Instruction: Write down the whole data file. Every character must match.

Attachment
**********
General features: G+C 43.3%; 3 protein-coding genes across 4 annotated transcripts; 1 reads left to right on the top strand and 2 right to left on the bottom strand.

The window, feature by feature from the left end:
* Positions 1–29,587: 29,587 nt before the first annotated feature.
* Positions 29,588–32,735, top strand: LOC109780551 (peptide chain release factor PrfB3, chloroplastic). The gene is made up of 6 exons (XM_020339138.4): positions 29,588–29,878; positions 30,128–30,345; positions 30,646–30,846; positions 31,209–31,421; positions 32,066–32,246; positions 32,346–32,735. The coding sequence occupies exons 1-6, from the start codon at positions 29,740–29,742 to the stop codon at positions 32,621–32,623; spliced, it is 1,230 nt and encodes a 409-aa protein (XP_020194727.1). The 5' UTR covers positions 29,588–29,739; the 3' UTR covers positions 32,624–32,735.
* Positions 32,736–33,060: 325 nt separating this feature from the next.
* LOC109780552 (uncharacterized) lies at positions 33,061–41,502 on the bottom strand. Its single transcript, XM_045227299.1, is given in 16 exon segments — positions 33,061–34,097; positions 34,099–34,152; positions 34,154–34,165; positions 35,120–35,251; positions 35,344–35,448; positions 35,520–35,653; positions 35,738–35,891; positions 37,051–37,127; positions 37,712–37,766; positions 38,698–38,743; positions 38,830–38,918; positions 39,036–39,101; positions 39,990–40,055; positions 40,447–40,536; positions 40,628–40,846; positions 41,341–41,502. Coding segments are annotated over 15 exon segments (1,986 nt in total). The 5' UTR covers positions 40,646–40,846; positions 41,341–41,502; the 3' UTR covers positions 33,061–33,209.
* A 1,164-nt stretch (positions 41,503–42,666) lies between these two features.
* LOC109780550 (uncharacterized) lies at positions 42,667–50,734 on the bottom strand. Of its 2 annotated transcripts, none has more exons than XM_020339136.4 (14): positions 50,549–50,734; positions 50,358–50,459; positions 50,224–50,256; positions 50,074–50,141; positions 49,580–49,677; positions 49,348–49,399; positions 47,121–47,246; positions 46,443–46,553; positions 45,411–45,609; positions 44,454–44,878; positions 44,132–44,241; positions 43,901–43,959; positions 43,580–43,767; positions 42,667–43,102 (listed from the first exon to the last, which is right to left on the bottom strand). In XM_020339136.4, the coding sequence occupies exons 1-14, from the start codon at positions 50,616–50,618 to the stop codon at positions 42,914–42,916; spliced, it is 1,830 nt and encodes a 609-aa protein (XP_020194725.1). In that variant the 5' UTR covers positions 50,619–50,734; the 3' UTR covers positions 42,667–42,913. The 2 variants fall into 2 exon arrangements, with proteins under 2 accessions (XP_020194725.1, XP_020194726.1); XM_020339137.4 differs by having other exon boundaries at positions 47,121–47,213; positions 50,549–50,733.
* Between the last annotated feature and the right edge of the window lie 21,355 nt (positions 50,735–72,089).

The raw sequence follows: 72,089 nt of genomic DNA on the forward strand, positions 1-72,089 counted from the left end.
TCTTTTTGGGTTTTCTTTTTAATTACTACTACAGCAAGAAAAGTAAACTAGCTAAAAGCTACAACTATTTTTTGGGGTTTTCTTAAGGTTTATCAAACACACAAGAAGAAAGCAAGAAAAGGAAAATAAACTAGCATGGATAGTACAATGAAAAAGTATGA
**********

General features: G+C 43.3%; 3 protein-coding genes across 4 annotated transcripts; 1 reads left to right on the top strand and 2 right to left on the bottom strand.

The window, feature by feature from the left end:
* Positions 1–29,587: 29,587 nt before the first annotated feature.
* Positions 29,588–32,735, top strand: LOC109780551 (peptide chain release factor PrfB3, chloroplastic). The gene is made up of 6 exons (XM_020339138.4): positions 29,588–29,878; positions 30,128–30,345; positions 30,646–30,846; positions 31,209–31,421; positions 32,066–32,246; positions 32,346–32,735. The coding sequence occupies exons 1-6, from the start codon at positions 29,740–29,742 to the stop codon at positions 32,621–32,623; spliced, it is 1,230 nt and encodes a 409-aa protein (XP_020194727.1). The 5' UTR covers positions 29,588–29,739; the 3' UTR covers positions 32,624–32,735.
* Positions 32,736–33,060: 325 nt separating this feature from the next.
* LOC109780552 (uncharacterized) lies at positions 33,061–41,502 on the bottom strand. Its single transcript, XM_045227299.1, is given in 16 exon segments — positions 33,061–34,097; positions 34,099–34,152; positions 34,154–34,165; positions 35,120–35,251; positions 35,344–35,448; positions 35,520–35,653; positions 35,738–35,891; positions 37,051–37,127; positions 37,712–37,766; positions 38,698–38,743; positions 38,830–38,918; positions 39,036–39,101; positions 39,990–40,055; positions 40,447–40,536; positions 40,628–40,846; positions 41,341–41,502. Coding segments are annotated over 15 exon segments (1,986 nt in total). The 5' UTR covers positions 40,646–40,846; positions 41,341–41,502; the 3' UTR covers positions 33,061–33,209.
* A 1,164-nt stretch (positions 41,503–42,666) lies between these two features.
* LOC109780550 (uncharacterized) lies at positions 42,667–50,734 on the bottom strand. Of its 2 annotated transcripts, none has more exons than XM_020339136.4 (14): positions 50,549–50,734; positions 50,358–50,459; positions 50,224–50,256; positions 50,074–50,141; positions 49,580–49,677; positions 49,348–49,399; positions 47,121–47,246; positions 46,443–46,553; positions 45,411–45,609; positions 44,454–44,878; positions 44,132–44,241; positions 43,901–43,959; positions 43,580–43,767; positions 42,667–43,102 (listed from the first exon to the last, which is right to left on the bottom strand). In XM_020339136.4, the coding sequence occupies exons 1-14, from the start codon at positions 50,616–50,618 to the stop codon at positions 42,914–42,916; spliced, it is 1,830 nt and encodes a 609-aa protein (XP_020194725.1). In that variant the 5' UTR covers positions 50,619–50,734; the 3' UTR covers positions 42,667–42,913. The 2 variants fall into 2 exon arrangements, with proteins under 2 accessions (XP_020194725.1, XP_020194726.1); XM_020339137.4 differs by having other exon boundaries at positions 47,121–47,213; positions 50,549–50,733.
* Between the last annotated feature and the right edge of the window lie 21,355 nt (positions 50,735–72,089).

The raw sequence follows: 72,089 nt of genomic DNA on the forward strand, positions 1-72,089 counted from the left end.
TCTTTTTGGGTTTTCTTTTTAATTACTACTACAGCAAGAAAAGTAAACTAGCTAAAAGCTACAACTATTTTTTGGGGTTTTCTTAAGGTTTATCAAACACACAAGAAGAAAGCAAGAAAAGGAAAATAAACTAGCATGGATAGTACAATGAAAAAGTATGA